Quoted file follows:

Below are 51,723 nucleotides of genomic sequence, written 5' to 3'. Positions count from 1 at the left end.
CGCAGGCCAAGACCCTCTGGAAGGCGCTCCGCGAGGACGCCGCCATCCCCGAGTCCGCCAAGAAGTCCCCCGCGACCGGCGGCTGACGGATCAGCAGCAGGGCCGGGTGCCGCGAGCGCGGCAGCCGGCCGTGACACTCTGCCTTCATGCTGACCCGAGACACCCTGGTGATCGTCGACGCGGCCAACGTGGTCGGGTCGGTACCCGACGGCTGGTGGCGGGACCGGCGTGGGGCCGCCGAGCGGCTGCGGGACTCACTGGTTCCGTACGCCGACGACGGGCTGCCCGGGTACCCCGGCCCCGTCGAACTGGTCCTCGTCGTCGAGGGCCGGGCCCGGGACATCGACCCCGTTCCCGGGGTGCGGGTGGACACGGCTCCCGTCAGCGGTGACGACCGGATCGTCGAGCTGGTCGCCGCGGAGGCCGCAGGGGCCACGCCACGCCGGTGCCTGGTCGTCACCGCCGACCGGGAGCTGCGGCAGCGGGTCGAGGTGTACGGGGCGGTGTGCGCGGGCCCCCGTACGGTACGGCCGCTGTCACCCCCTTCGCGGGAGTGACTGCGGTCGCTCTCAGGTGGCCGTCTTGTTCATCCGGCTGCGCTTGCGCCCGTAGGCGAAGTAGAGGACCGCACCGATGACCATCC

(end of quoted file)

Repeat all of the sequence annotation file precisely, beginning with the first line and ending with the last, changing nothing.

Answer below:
Below are 51,723 nucleotides of genomic sequence, written 5' to 3'. Positions count from 1 at the left end.
CGCAGGCCAAGACCCTCTGGAAGGCGCTCCGCGAGGACGCCGCCATCCCCGAGTCCGCCAAGAAGTCCCCCGCGACCGGCGGCTGACGGATCAGCAGCAGGGCCGGGTGCCGCGAGCGCGGCAGCCGGCCGTGACACTCTGCCTTCATGCTGACCCGAGACACCCTGGTGATCGTCGACGCGGCCAACGTGGTCGGGTCGGTACCCGACGGCTGGTGGCGGGACCGGCGTGGGGCCGCCGAGCGGCTGCGGGACTCACTGGTTCCGTACGCCGACGACGGGCTGCCCGGGTACCCCGGCCCCGTCGAACTGGTCCTCGTCGTCGAGGGCCGGGCCCGGGACATCGACCCCGTTCCCGGGGTGCGGGTGGACACGGCTCCCGTCAGCGGTGACGACCGGATCGTCGAGCTGGTCGCCGCGGAGGCCGCAGGGGCCACGCCACGCCGGTGCCTGGTCGTCACCGCCGACCGGGAGCTGCGGCAGCGGGTCGAGGTGTACGGGGCGGTGTGCGCGGGCCCCCGTACGGTACGGCCGCTGTCACCCCCTTCGCGGGAGTGACTGCGGTCGCTCTCAGGTGGCCGTCTTGTTCATCCGGCTGCGCTTGCGCCCGTAGGCGAAGTAGAGGACCGCACCGATGACCATCC